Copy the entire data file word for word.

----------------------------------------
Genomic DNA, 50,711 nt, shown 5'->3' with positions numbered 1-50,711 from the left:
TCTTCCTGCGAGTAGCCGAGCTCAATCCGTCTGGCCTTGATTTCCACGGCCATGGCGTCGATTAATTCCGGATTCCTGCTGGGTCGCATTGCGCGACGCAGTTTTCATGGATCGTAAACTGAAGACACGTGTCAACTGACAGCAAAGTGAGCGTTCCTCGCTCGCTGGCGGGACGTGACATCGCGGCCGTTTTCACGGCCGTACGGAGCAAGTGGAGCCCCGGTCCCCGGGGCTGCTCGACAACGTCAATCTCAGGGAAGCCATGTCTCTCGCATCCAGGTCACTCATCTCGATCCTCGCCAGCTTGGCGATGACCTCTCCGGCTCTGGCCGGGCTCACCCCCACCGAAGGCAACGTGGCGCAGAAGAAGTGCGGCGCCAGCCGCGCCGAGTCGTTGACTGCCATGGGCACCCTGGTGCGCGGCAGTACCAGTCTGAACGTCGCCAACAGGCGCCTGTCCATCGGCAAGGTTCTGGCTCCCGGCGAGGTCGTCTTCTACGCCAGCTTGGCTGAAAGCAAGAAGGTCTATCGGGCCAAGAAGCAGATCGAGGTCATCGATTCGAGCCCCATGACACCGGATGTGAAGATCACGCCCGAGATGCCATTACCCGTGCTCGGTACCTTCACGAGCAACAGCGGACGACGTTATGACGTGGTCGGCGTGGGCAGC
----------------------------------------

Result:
Genomic DNA, 50,711 nt, shown 5'->3' with positions numbered 1-50,711 from the left:
TCTTCCTGCGAGTAGCCGAGCTCAATCCGTCTGGCCTTGATTTCCACGGCCATGGCGTCGATTAATTCCGGATTCCTGCTGGGTCGCATTGCGCGACGCAGTTTTCATGGATCGTAAACTGAAGACACGTGTCAACTGACAGCAAAGTGAGCGTTCCTCGCTCGCTGGCGGGACGTGACATCGCGGCCGTTTTCACGGCCGTACGGAGCAAGTGGAGCCCCGGTCCCCGGGGCTGCTCGACAACGTCAATCTCAGGGAAGCCATGTCTCTCGCATCCAGGTCACTCATCTCGATCCTCGCCAGCTTGGCGATGACCTCTCCGGCTCTGGCCGGGCTCACCCCCACCGAAGGCAACGTGGCGCAGAAGAAGTGCGGCGCCAGCCGCGCCGAGTCGTTGACTGCCATGGGCACCCTGGTGCGCGGCAGTACCAGTCTGAACGTCGCCAACAGGCGCCTGTCCATCGGCAAGGTTCTGGCTCCCGGCGAGGTCGTCTTCTACGCCAGCTTGGCTGAAAGCAAGAAGGTCTATCGGGCCAAGAAGCAGATCGAGGTCATCGATTCGAGCCCCATGACACCGGATGTGAAGATCACGCCCGAGATGCCATTACCCGTGCTCGGTACCTTCACGAGCAACAGCGGACGACGTTATGACGTGGTCGGCGTGGGCAGC